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I'm trying to create a very large image (25000x25000) by pasting together many smaller images. Upon calling Image.new() with such large dimensions, python runs out of memory and I get a MemoryError.

Is there a way to write out an image like this incrementally, without having the whole thing resident in RAM?

EDIT: Using ImageMagick's montage command, it seems possible to create arbitrarily sized images. It looks like it's not trying loading the final image into RAM (it uses very little memory during the process) but rather streaming it out to disk, which is ideal.

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Do the images have to be in RGB mode? –  Nadia Alramli Jan 21 '10 at 13:14
Yes, they're colour images. Also the 25000x25000 is actually only a small chunk of the full image, which is probably going to be 175,000x325,000. Even if the images were grayscale, I'm guessing an image that size would still not fit in RAM. –  meatvest Jan 21 '10 at 13:37
It usually helps in answering such questions to know how the output will be used. What program/system will be consuming this data (and/or for what use)? The answer to that may point the way. –  Peter Hansen Jan 21 '10 at 14:05
The output will be used to create a SeaDragon deep zoom image. –  meatvest Jan 21 '10 at 14:47
For a related application, see gigapan.org. –  Paul McGuire Jan 21 '10 at 18:17

6 Answers 6

You may try to use GDAL library. It provides bindings to Python. Here is combined tutorial presenting how to read and write images using C++, C and Python APIs Depending on GDAL operations and functions being used, GDAL can handle very large images and process images which are too large to be held in RAM.

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Not too suprising you're running out of memory; that image will take over 2gig in memory and depending on the system you're using your OS might not be able to allocate enough virtual memory to python to run it, regardless of your actual RAM.

You are definitely going to need to write it out incrementally. If you're using a raw format you could probably do this per row of images, if they are all of the same dimensions. Then you could concatenate the files, otherwise you'd have to be a bit more careful with how you encode the data.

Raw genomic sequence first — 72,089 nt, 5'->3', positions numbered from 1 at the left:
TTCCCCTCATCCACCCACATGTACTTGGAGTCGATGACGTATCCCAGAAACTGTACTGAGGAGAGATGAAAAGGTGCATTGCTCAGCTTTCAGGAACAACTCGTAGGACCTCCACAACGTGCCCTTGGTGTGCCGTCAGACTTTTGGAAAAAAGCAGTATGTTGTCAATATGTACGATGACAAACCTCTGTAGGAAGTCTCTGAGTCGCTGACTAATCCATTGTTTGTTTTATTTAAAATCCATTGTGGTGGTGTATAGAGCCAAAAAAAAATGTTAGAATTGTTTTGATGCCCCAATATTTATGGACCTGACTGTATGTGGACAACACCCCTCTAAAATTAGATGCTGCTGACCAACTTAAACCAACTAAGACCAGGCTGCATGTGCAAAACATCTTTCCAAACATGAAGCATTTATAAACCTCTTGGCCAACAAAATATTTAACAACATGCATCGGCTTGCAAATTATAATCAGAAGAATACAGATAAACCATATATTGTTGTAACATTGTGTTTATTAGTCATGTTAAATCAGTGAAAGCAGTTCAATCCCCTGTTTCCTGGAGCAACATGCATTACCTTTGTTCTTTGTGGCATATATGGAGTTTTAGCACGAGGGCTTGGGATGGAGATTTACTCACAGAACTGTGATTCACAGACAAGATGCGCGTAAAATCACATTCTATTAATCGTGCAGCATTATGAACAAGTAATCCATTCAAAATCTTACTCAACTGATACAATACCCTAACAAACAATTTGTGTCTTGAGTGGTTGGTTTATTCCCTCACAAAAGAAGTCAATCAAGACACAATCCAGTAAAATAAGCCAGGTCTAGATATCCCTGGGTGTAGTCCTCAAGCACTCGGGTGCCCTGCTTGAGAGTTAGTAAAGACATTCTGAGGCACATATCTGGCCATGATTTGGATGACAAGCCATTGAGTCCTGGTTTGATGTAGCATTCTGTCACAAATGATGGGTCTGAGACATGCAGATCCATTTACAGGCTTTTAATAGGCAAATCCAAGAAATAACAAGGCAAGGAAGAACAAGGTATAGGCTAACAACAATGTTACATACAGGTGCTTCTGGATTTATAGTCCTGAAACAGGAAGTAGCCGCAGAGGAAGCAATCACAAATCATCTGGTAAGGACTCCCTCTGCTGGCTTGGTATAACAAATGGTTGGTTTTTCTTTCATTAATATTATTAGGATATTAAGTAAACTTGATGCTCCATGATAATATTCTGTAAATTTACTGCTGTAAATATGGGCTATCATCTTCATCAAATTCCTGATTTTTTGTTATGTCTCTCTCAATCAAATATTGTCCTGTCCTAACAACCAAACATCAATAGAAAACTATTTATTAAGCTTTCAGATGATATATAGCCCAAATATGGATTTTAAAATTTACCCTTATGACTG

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It's just a matter of understanding the binary file format. Compressed formats are going to be more difficult.

Assuming you want a bitmap/DIB, this code:

import binascii

0h -2 -42 4D -"BM" -Magic Number (unsigned integer 66, 77)
2h -4 -46 00 00 00 -70 Bytes -Size of the BMP file
6h -2 -00 00 -Unused -Application Specific
8h -2 -00 00 -Unused -Application Specific
Ah -4 -36 00 00 00 -54 bytes -The offset where the bitmap data (pixels) can be found.
Eh -4 -28 00 00 00 -40 bytes -The number of bytes in the header (from this point).
12h -4 -02 00 00 00 -2 pixels -The width of the bitmap in pixels
16h -4 -02 00 00 00 -2 pixels -The height of the bitmap in pixels
1Ah -2 -01 00 -1 plane -Number of color planes being used.
1Ch -2 -18 00 -24 bits -The number of bits/pixel.
1Eh -4 -00 00 00 00 -0 -BI_RGB, No compression used
22h -4 -10 00 00 00 -16 bytes -The size of the raw BMP data (after this header)
26h -4 -13 0B 00 00 -2,835 pixels/meter -The horizontal resolution of the image
2Ah -4 -13 0B 00 00 -2,835 pixels/meter -The vertical resolution of the image
2Eh -4 -00 00 00 00 -0 colors -Number of colors in the palette
32h -4 -00 00 00 00 -0 important colors -Means all colors are important
36h -3 -00 00 FF -0 0 255 -Red, Pixel (1,0)
39h -3 -FF FF FF -255 255 255 -White, Pixel (1,1)
3Ch -2 -00 00 -0 0 -Padding for 4 byte alignment (Could be a value other than zero)
3Eh -3 -FF 00 00 -255 0 0 -Blue, Pixel (0,0)
41h -3 -00 FF 00 -0 255 0 -Green, Pixel (0,1)
44h -2 -00 00 -0 0 -Padding for 4 byte alignment (Could be a value other than zero)

for l in data:
    b = l.split('-')[2].strip()
    d = ''.join(b.split())
    x = binascii.a2b_hex(d)
    # this re-opens the file and appends each iteration

...will incrementally write the example 2x2 bitmap found here. Now it's just a matter of setting the headers to the size you want and reading (and sometimes re-reading) your tiles in the right order. I tried it with a very large file and did not see python's memory spike. I assume the OS can append to a file without reading the whole thing.

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Check if your system runs out of virtual memory when you do this. If it does, try adding more. That way, you offload the entire problem onto the virtual memory subsystem, which might be quicker.

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mayby You could try out OIIO python bindings that was created by one of the GSoC student? OpenImageIO itself can read big images using small memory - but I didn't use it by myself

OIIO: http://openimageio.org How to use python bindings: http://openimageio.org/wiki/index.php?title=Python_bindings

There is also a small script called "isticher" that is doing what You want (at least I think so)

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Use numpy.memmap and the png module.

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